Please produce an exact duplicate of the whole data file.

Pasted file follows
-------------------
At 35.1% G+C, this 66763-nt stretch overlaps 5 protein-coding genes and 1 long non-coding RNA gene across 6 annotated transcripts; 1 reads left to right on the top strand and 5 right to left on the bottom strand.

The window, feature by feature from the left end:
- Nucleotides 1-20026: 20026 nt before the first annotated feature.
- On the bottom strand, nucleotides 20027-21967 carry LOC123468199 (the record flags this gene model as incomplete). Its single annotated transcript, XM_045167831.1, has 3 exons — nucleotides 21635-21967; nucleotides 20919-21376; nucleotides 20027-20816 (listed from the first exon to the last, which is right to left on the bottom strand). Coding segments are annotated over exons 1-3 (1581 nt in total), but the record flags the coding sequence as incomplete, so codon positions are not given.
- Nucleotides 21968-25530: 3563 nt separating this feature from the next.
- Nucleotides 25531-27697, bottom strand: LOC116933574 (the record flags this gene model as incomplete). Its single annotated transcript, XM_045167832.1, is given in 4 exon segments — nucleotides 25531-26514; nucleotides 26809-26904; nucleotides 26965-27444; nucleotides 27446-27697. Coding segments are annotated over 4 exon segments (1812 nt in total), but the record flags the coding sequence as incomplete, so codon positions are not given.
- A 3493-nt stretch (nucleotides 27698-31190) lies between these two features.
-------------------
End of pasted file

At 35.1% G+C, this 66763-nt stretch overlaps 5 protein-coding genes and 1 long non-coding RNA gene across 6 annotated transcripts; 1 reads left to right on the top strand and 5 right to left on the bottom strand.

The window, feature by feature from the left end:
- Nucleotides 1-20026: 20026 nt before the first annotated feature.
- On the bottom strand, nucleotides 20027-21967 carry LOC123468199 (the record flags this gene model as incomplete). Its single annotated transcript, XM_045167831.1, has 3 exons — nucleotides 21635-21967; nucleotides 20919-21376; nucleotides 20027-20816 (listed from the first exon to the last, which is right to left on the bottom strand). Coding segments are annotated over exons 1-3 (1581 nt in total), but the record flags the coding sequence as incomplete, so codon positions are not given.
- Nucleotides 21968-25530: 3563 nt separating this feature from the next.
- Nucleotides 25531-27697, bottom strand: LOC116933574 (the record flags this gene model as incomplete). Its single annotated transcript, XM_045167832.1, is given in 4 exon segments — nucleotides 25531-26514; nucleotides 26809-26904; nucleotides 26965-27444; nucleotides 27446-27697. Coding segments are annotated over 4 exon segments (1812 nt in total), but the record flags the coding sequence as incomplete, so codon positions are not given.
- A 3493-nt stretch (nucleotides 27698-31190) lies between these two features.